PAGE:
Crack password to Open Office 2.0 .ods file?
Windows or Linux, doesn't matter. Just really need to remember/brute force this document.
Core i5 2500K / Asus P8P67 / 16 GB DDR3
GTX 580 / Samsung 27"
Intel 320 120GB / Win7Pro64
Aug 14th, 2009 9:00 pm
Aug 17th, 2009 2:18 pm
Aug 17th, 2009 2:33 pm
Aug 17th, 2009 2:36 pm
Aug 17th, 2009 2:53 pm
All the computers on the planet couldn't crack a random 128-bit encryption key this century unless they got very lucky.
Aug 17th, 2009 5:17 pm
Aug 17th, 2009 5:40 pm
http://docs.oasis-open.org/office/v1.1/ ... -v1.1.html
Aug 17th, 2009 7:02 pm
Aug 17th, 2009 7:47 pm
Actually, the latest research from earlier this month shows there may be a problem with 256-bit AES that doesn't exist in 128 or 196 bit keys. It's only a theoretical attack with little or no practical applications. But for better security the latest recommendation is to move to 128 or 196 bit keys.
Even if you took all of the computers in the world and tried to brute force AES, it would likely still take many thousands of years.16. What is the chance that someone could use the "DES Cracker"-like hardware to crack an AES key?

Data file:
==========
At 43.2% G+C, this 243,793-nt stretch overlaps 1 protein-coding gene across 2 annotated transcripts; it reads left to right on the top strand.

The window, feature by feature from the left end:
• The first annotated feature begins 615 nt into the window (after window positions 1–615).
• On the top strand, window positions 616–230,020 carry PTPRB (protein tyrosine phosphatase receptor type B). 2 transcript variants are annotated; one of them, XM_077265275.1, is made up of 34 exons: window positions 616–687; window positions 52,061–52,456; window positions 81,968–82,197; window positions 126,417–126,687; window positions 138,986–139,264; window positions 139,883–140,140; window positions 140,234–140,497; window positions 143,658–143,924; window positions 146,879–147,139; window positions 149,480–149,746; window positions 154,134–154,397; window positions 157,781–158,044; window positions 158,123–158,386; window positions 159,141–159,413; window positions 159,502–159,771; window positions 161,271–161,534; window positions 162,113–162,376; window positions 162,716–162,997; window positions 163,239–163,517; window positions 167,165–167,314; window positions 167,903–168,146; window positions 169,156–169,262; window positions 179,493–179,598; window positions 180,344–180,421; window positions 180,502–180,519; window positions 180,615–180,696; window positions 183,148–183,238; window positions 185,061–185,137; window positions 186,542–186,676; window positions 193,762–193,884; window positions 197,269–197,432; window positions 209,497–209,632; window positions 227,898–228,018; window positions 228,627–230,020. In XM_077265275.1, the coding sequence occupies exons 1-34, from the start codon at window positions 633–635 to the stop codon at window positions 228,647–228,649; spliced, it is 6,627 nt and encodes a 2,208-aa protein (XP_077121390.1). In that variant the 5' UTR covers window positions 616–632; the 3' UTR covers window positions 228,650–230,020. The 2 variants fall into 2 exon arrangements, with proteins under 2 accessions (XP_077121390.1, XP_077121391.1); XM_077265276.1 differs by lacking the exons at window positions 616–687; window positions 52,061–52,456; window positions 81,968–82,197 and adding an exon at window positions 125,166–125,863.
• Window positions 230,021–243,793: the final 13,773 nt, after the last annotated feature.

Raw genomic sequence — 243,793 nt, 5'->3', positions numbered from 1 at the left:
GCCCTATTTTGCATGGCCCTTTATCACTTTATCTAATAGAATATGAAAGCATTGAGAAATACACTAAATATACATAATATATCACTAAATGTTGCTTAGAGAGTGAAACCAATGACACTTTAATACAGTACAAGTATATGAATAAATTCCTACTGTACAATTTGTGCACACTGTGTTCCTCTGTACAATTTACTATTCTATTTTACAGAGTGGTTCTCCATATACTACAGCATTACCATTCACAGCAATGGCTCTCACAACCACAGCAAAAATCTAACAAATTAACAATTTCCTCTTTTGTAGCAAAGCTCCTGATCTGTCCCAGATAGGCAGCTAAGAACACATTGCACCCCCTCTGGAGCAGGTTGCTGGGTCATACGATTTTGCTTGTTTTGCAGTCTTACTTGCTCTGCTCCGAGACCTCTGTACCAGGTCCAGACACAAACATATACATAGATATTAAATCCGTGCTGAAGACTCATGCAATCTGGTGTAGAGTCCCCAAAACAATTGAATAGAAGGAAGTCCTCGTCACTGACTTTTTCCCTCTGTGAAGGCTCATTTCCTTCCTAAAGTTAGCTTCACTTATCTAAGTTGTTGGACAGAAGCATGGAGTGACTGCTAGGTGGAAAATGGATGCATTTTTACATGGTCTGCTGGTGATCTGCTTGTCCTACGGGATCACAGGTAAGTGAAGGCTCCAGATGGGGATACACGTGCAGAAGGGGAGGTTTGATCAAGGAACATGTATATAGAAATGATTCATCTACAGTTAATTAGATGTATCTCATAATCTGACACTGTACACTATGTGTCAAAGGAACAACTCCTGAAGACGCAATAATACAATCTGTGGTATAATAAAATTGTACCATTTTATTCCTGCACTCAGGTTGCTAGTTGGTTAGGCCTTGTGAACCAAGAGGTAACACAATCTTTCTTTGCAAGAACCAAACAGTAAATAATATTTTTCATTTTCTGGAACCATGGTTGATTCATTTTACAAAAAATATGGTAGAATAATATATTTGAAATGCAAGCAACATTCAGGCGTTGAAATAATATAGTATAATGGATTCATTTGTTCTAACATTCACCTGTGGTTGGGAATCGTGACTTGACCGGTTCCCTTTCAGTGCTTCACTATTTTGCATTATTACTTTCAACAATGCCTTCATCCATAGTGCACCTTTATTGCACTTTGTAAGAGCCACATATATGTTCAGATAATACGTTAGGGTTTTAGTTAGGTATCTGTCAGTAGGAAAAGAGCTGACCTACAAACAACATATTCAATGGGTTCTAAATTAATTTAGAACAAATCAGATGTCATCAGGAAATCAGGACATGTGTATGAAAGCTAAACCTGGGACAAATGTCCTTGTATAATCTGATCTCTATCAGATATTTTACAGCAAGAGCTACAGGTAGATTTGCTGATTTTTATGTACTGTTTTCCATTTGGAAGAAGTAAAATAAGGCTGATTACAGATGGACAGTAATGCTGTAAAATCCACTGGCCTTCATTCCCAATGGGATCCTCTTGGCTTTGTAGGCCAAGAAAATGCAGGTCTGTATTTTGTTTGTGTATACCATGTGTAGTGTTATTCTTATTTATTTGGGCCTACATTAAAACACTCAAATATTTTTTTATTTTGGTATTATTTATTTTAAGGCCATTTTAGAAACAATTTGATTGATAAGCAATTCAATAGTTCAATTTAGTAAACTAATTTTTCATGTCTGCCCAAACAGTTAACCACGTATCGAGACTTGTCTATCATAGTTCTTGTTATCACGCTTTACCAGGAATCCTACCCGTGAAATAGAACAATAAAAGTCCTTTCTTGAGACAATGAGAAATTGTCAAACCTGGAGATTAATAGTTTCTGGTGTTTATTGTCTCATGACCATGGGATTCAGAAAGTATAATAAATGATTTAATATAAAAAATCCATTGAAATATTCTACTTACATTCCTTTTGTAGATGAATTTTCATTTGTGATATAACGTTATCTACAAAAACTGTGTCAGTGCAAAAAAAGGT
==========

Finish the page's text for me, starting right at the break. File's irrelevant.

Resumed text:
In the late 1990s, specialized "DES Cracker" machines were built that could recover a DES key after a few hours. In other words, by trying possible key values, the hardware could determine which key was used to encrypt a message.
Assuming that one could build a machine that could recover a DES key in a second (i.e., try 2^55 keys per second), then it would take that machine approximately 149 thousand-billion (149 trillion) years to crack a 128-bit AES key. To put that into perspective, the universe is believed to be less than 20 billion years old.
Aug 17th, 2009 11:03 pm
The main reason for switching to 256-bit keys is quantum computing: cracking a 256-bit key on a quantum computer would take a similar amount of time to cracking a 128-bit key on a conventional computer.
Aug 18th, 2009 8:51 pm